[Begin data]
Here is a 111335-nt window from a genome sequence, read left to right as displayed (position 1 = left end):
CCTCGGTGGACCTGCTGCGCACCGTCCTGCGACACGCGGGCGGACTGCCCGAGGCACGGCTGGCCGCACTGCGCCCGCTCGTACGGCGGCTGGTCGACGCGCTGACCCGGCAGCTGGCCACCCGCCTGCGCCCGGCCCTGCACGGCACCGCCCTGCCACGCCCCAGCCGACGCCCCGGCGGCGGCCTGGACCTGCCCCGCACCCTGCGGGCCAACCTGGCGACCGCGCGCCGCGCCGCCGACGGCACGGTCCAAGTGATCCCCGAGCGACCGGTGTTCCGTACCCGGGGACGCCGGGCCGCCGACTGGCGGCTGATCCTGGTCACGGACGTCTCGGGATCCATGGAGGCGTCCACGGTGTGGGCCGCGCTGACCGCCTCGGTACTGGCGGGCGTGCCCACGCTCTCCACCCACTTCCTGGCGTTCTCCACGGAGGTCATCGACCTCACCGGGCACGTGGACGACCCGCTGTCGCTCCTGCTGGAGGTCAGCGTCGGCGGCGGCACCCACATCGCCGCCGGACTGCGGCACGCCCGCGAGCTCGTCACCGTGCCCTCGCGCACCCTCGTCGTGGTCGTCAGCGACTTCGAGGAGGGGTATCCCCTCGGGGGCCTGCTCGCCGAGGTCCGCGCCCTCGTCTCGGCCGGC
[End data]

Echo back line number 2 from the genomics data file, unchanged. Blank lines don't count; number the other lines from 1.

CCTCGGTGGACCTGCTGCGCACCGTCCTGCGACACGCGGGCGGACTGCCCGAGGCACGGCTGGCCGCACTGCGCCCGCTCGTACGGCGGCTGGTCGACGCGCTGACCCGGCAGCTGGCCACCCGCCTGCGCCCGGCCCTGCACGGCACCGCCCTGCCACGCCCCAGCCGACGCCCCGGCGGCGGCCTGGACCTGCCCCGCACCCTGCGGGCCAACCTGGCGACCGCGCGCCGCGCCGCCGACGGCACGGTCCAAGTGATCCCCGAGCGACCGGTGTTCCGTACCCGGGGACGCCGGGCCGCCGACTGGCGGCTGATCCTGGTCACGGACGTCTCGGGATCCATGGAGGCGTCCACGGTGTGGGCCGCGCTGACCGCCTCGGTACTGGCGGGCGTGCCCACGCTCTCCACCCACTTCCTGGCGTTCTCCACGGAGGTCATCGACCTCACCGGGCACGTGGACGACCCGCTGTCGCTCCTGCTGGAGGTCAGCGTCGGCGGCGGCACCCACATCGCCGCCGGACTGCGGCACGCCCGCGAGCTCGTCACCGTGCCCTCGCGCACCCTCGTCGTGGTCGTCAGCGACTTCGAGGAGGGGTATCCCCTCGGGGGCCTGCTCGCCGAGGTCCGCGCCCTCGTCTCGGCCGGC